This article is more than 1 year old

India partners with private company to sell ads to commuters via railway Wi-Fi

Dangerous without a data protection law in place, says rights org

An announcement from Indian government-owned telecom company, RailTel, detailing efforts to monetize existing free railway Wi-Fi in partnership with a private company has drawn criticism that it will lead to data collection, breaches, unwanted ads and more.

The five-year agreement with a consortium led by IT company 3i Infotech covers over 6,100 railway stations across India. Those railway stations receive over 1.1 million unique users per day.

The plan is to generate revenue through targeted adverts and infotainment services. The duo plans to launch a login required superapp riders will use to access free internet, infotainment subscriptions, and logistical information - like train times and routes.

The consortium will provide edge compute and analytics and enable hyperlocalizing of contents and adverts. For its efforts, the consortium pays RailTel either almost $1.7 million per year or 40 percent of revenue, whichever is higher. 3i Infotech estimates the project will generate a minimum of $30 million in revenue over a five-year period.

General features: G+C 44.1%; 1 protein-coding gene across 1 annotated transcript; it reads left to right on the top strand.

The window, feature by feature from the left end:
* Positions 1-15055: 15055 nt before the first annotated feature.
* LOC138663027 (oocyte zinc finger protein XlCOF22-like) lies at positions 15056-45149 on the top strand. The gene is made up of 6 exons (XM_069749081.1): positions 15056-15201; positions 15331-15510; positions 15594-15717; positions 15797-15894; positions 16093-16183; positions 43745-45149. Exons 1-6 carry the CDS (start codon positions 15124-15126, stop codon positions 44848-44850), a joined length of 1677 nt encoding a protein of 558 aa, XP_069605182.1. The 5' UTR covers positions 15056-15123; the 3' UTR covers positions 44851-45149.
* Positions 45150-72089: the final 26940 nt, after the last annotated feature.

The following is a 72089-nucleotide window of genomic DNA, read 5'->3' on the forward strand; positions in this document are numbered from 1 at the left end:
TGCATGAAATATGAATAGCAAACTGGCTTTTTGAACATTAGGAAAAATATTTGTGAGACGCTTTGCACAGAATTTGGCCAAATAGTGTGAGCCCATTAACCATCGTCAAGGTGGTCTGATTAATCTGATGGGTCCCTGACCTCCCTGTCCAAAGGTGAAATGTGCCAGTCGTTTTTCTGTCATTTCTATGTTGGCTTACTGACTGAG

“This Public-Private Partnership on Wi-Fi network monetization will truly transform the railway passengers’ digital journey, providing customers a differentiated experience,” said [PDF] Railtel managing director Sanjai Kumar, who also conceded the efforts would enhance RailTEl’s revenue stream.

But not everyone is so happy about the endeavor.

“RailTel’s Public Wi-Fi network records more than 1.1 million unique users per day. Given the large number of users affected, we hope that such a decision is re-considered, in the broader interest of user digital rights,” tweeted India-based digital rights NGO Internet Freedom Foundation (IFF) on Thursday.

IFF referred to the endeavor as a “perverse commercial motive” that will result in incentivized data collection. The org alluded to the data’s potential to become a security risk and tool for mass surveillance.

“Additional risks include unwanted ads targeted at passengers, unauthorised access by third parties, data breaches, tracking and profiling user’s online behavior, etc,” said IFF, which cited how stolen data of 30 million railway users appeared to have been put up for sale just the week prior.

“Without data protection law, little remedy exists for digital rights violation,” said the NGO.

India has struggled to get adequate data protection laws on the books. In August of 2022, it scrapped a bill proposed in and lingering since 2019.

In November, the government proposed a less messy updated version, the Personal Data Protection Bill 2022, however that iteration has received criticism including that it offers weak protection from surveillance and too generic in defining harms. ®

More about


Send us news

Other stories you might like